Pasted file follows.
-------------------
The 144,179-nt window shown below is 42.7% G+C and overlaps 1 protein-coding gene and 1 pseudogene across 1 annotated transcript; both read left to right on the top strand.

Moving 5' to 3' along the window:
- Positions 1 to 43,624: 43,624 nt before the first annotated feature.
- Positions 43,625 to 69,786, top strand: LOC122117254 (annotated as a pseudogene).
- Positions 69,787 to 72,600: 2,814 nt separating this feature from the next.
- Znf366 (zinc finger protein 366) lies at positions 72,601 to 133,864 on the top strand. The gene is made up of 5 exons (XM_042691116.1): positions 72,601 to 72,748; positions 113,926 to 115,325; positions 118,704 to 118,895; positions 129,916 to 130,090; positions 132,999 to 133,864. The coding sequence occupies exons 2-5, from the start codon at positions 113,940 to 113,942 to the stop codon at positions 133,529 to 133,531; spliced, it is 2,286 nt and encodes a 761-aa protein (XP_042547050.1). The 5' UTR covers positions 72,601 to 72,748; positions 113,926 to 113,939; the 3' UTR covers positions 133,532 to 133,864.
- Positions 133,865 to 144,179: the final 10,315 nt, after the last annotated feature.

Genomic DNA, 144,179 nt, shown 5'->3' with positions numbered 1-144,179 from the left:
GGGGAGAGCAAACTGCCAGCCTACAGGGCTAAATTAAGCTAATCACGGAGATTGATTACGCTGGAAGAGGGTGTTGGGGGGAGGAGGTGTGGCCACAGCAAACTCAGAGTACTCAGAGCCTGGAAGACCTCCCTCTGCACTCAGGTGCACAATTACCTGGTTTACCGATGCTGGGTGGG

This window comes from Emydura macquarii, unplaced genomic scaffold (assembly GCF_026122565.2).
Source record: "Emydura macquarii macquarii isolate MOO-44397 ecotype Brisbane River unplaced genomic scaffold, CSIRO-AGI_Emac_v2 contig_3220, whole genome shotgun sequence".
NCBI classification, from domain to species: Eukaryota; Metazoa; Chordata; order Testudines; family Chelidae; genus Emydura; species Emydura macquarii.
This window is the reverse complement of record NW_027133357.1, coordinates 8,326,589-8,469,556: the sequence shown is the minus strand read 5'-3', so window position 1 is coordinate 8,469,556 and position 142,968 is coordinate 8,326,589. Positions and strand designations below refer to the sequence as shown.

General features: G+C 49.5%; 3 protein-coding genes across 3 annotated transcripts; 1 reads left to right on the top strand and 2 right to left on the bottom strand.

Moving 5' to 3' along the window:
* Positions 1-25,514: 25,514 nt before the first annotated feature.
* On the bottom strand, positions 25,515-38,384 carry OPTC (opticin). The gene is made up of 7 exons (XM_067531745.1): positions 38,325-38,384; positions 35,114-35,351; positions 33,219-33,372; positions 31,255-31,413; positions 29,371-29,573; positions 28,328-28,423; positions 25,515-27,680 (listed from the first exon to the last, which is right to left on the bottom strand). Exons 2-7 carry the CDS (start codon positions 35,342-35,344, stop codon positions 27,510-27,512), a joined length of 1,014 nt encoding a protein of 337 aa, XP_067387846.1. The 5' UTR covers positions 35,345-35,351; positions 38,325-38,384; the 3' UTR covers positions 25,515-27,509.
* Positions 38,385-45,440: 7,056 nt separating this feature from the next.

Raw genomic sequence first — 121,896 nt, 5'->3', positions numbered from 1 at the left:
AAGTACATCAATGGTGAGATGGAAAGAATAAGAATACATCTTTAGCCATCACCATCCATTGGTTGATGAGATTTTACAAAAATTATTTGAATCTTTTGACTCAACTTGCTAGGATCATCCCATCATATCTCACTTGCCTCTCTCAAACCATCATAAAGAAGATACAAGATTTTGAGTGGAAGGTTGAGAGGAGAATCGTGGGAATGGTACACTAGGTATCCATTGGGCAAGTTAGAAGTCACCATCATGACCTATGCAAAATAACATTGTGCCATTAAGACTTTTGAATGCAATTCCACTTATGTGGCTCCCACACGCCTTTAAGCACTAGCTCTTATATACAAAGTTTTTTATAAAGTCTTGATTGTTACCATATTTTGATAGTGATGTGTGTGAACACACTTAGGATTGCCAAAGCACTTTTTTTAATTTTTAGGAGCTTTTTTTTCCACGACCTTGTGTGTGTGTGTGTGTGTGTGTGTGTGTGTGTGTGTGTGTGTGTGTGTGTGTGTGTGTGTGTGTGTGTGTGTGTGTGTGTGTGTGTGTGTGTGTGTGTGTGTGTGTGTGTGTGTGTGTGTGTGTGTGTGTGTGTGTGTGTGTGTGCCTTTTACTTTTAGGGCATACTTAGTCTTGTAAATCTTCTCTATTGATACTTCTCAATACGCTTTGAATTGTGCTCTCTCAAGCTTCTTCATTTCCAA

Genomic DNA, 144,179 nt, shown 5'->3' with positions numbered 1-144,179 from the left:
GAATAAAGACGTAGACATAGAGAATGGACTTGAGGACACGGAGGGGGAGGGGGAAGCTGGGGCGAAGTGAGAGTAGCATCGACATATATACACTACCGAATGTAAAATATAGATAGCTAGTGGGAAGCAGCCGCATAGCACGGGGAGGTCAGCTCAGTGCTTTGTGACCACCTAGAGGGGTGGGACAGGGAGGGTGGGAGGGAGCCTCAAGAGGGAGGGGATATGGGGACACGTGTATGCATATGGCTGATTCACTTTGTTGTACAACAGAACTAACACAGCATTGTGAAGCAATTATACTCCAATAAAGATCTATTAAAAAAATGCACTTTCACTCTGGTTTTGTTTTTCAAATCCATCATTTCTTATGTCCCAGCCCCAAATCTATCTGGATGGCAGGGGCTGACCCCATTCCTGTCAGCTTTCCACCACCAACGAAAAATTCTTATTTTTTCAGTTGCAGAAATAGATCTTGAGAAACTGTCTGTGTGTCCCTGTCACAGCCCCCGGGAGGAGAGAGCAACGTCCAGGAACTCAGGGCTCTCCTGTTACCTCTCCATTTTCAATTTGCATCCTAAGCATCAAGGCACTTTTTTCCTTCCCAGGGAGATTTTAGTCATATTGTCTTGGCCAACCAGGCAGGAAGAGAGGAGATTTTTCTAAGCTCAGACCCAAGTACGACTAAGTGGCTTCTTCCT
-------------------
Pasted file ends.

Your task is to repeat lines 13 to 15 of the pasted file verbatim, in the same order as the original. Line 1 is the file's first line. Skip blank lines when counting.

This window is the reverse complement of record NW_027133357.1, coordinates 8,326,589-8,469,556: the sequence shown is the minus strand read 5'-3', so window position 1 is coordinate 8,469,556 and position 142,968 is coordinate 8,326,589. Positions and strand designations below refer to the sequence as shown.

General features: G+C 49.5%; 3 protein-coding genes across 3 annotated transcripts; 1 reads left to right on the top strand and 2 right to left on the bottom strand.

Moving 5' to 3' along the window: